It’s been a while. This is going to be sad and tell you things about me that you won’t be able to un-know, so if that’s not what you need at this moment, come on back later, or never, as you see fit.
(Here’s your chance to go eat a sandwich instead. That is a respectable decision, I promise.)
I haven’t been writing because I’d learned in March that I was pregnant, and I’d been floating in all the secrecy and joy that entailed, but I am not pregnant now. Our first sonogram showed no heartbeat. A few days later, I took medication to induce contractions, at home. And now, I am not pregnant.
Some things to know:
We are ok. We are so sad, and we are going to be, but we are ok.
We are loved, my god, we are loved. I’ve never had the world, my corner of it, wrap itself around me like it has done, but my god I have learned that I am way stronger than I’d suspected, Bill is truly every bit the miracle I’ve known him to be, and all this in us is fed by our beloved others, and we are so full.
It’s true what they say: that this is very common, and women just don’t talk about it. Well: they talk about it if you tell them it happened to you. Women have shared such tender things with me in the last few days, things I grip and treasure. I am not here to tell women to talk about it, because the only possible reason to do so is to help bail the ocean of inrushing grief out of your own boat. But sharing it has helped me, so I am writing this, and if it happens to you, you can call me.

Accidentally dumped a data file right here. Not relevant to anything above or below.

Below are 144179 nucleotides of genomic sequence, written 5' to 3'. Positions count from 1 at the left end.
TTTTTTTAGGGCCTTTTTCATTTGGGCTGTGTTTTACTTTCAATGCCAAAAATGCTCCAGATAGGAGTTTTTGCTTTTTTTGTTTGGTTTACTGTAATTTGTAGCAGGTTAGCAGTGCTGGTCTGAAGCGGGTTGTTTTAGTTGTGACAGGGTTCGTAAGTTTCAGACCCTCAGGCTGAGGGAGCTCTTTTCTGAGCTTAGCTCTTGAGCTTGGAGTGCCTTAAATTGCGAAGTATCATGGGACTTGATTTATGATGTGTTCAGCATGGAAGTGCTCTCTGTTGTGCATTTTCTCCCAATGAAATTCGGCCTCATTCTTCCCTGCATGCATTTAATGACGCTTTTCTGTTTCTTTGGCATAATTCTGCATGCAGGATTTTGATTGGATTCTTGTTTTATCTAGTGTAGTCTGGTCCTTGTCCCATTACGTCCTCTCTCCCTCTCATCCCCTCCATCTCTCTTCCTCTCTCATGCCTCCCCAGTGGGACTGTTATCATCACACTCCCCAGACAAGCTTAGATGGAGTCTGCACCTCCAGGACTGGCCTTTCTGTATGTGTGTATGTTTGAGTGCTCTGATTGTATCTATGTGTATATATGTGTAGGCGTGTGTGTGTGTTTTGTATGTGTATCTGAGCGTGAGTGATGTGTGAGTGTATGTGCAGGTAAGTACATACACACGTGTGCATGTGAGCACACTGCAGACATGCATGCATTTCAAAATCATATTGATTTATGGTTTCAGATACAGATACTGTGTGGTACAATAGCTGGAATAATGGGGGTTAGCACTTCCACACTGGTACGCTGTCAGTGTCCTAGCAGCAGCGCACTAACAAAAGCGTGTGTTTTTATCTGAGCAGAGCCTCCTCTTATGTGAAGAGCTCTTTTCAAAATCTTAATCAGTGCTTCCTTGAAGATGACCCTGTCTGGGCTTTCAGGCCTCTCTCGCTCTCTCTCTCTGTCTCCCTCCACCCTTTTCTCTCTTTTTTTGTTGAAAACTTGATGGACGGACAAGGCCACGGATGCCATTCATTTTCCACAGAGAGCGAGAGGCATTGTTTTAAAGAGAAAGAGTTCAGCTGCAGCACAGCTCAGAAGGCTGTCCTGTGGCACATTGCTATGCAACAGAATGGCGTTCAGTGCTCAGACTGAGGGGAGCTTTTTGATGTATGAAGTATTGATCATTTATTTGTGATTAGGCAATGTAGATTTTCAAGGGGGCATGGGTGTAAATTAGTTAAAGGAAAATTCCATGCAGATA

I will probably write about all this in more detail later. It’s been so personal, but some of what’s hard is also bound up in the culture we all live in, so it just seems like something I’ll need to put my words on eventually.
The only thing Bill and I need is everyone holding us in love out there. I know that sometimes when someone is grieving, I desperately want a thing to do that shows up in physical space, even though they say to just love them. So if you need a physical-space thing, here’s what you can do: go find small candles that smell good. Smell a bunch, and when you get to one you just love, or reminds you of us, or smells like you wish the whole world would, send it to us. This is truly not a request, just a way for you to participate in our process if you are called to. One small gift of this time—and there have been many, and I’d never have expected that— was getting pointed to a book about the role of grief in culture, and it makes a beautiful case for opening our processes wider than they are. So, come on in. You are welcome here.